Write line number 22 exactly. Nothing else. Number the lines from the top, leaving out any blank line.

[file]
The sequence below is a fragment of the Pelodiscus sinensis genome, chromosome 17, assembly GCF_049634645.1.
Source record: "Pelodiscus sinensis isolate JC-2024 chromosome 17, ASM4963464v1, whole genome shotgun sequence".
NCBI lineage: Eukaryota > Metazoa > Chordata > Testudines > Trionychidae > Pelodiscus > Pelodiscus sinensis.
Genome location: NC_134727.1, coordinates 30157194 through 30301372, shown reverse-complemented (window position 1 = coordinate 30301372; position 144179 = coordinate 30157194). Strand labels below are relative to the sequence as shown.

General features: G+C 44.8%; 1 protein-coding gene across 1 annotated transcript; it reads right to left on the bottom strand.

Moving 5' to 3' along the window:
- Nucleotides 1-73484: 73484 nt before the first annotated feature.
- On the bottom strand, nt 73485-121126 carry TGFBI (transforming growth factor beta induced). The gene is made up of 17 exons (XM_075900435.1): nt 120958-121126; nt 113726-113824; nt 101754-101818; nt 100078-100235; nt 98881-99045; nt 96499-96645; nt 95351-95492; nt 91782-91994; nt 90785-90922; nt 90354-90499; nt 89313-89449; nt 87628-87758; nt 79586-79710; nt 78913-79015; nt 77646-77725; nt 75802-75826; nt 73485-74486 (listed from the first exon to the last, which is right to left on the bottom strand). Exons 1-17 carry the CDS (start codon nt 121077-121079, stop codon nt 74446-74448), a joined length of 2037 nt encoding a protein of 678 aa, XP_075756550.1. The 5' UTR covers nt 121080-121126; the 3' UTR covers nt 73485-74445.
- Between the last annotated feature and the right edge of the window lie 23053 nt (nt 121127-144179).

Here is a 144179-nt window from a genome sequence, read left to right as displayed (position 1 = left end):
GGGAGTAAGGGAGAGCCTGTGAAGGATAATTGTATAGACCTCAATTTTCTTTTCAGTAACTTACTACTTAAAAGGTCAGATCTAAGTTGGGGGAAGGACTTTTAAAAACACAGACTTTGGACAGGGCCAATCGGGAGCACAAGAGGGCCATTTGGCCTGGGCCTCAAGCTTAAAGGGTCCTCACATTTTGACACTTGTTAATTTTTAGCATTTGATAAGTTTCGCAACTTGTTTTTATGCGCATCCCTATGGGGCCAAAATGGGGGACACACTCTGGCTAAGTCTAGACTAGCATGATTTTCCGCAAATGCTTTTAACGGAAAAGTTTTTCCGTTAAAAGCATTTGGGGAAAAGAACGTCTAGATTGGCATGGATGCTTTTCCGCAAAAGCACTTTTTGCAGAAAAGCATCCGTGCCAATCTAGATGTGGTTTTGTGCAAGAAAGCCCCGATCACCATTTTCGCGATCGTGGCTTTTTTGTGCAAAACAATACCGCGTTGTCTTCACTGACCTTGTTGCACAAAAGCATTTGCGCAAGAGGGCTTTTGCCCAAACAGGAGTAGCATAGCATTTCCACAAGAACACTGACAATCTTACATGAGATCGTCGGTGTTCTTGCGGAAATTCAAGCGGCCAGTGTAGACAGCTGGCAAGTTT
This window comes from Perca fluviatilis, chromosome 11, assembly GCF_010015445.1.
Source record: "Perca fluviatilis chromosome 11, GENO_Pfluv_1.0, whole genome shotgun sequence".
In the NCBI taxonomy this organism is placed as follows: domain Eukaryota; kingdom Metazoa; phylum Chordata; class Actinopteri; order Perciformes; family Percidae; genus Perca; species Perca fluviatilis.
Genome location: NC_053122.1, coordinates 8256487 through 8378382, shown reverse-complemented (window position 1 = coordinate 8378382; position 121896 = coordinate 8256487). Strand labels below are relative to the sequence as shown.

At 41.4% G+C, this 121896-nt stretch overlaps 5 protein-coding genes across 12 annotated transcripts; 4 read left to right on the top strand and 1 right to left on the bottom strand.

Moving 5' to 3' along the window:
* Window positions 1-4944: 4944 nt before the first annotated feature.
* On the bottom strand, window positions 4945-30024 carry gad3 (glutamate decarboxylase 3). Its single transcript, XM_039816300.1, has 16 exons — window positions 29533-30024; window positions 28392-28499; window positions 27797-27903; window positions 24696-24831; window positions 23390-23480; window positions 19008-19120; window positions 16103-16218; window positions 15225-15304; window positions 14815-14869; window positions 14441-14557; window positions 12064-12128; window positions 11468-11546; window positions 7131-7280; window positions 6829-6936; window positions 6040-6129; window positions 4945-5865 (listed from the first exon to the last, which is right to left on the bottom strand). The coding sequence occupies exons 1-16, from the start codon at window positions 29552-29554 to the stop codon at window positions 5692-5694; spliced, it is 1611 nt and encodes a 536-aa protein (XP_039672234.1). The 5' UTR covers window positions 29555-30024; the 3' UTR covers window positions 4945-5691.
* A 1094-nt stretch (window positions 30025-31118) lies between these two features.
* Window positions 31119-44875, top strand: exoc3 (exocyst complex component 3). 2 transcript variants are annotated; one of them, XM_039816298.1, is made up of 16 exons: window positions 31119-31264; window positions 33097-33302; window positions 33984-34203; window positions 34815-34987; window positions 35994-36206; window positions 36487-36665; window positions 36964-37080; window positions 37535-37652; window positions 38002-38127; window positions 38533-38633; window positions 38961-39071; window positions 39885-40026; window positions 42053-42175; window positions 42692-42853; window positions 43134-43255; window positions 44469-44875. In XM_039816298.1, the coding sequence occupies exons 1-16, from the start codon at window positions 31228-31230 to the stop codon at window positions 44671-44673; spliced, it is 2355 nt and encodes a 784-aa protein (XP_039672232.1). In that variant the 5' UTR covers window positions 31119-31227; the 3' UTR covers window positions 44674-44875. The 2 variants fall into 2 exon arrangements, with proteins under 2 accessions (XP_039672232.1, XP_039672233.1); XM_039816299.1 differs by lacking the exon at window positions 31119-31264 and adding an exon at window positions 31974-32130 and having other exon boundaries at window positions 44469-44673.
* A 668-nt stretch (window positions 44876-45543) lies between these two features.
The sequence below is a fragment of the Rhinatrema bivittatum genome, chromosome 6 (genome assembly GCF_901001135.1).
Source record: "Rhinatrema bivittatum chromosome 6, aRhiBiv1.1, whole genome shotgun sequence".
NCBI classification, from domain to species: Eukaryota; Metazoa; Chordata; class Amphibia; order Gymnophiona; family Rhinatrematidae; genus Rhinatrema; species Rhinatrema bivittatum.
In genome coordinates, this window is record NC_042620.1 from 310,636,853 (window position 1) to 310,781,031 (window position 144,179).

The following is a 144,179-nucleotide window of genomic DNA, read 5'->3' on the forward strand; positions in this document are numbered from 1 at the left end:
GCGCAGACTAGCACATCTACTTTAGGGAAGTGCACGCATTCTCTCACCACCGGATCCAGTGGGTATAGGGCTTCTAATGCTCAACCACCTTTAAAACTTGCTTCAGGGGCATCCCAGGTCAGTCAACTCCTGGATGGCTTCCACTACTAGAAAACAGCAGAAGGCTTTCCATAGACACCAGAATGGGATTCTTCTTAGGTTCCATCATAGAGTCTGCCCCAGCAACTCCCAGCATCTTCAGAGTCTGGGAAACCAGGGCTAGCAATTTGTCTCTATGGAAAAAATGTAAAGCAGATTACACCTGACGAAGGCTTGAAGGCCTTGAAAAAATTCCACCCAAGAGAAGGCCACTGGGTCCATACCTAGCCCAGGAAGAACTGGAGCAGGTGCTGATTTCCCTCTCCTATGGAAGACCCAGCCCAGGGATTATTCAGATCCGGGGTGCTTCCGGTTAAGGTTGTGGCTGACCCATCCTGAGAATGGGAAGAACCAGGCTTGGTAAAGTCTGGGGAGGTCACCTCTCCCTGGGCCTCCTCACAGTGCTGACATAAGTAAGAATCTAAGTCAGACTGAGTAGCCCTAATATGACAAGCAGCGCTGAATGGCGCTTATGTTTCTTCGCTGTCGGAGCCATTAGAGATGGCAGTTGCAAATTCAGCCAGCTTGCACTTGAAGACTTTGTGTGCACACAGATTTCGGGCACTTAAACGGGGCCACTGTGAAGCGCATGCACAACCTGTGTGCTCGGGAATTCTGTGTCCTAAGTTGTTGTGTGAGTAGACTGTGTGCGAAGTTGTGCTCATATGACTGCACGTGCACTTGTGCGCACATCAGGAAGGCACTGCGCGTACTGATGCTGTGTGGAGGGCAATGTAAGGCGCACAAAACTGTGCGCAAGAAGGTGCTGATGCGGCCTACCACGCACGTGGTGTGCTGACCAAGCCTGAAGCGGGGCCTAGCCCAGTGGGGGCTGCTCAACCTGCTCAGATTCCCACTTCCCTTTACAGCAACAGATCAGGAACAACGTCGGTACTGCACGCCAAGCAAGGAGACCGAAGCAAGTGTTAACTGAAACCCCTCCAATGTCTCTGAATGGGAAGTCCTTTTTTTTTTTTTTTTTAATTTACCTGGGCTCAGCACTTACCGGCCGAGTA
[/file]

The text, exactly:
* A 668-nt stretch (window positions 44876-45543) lies between these two features.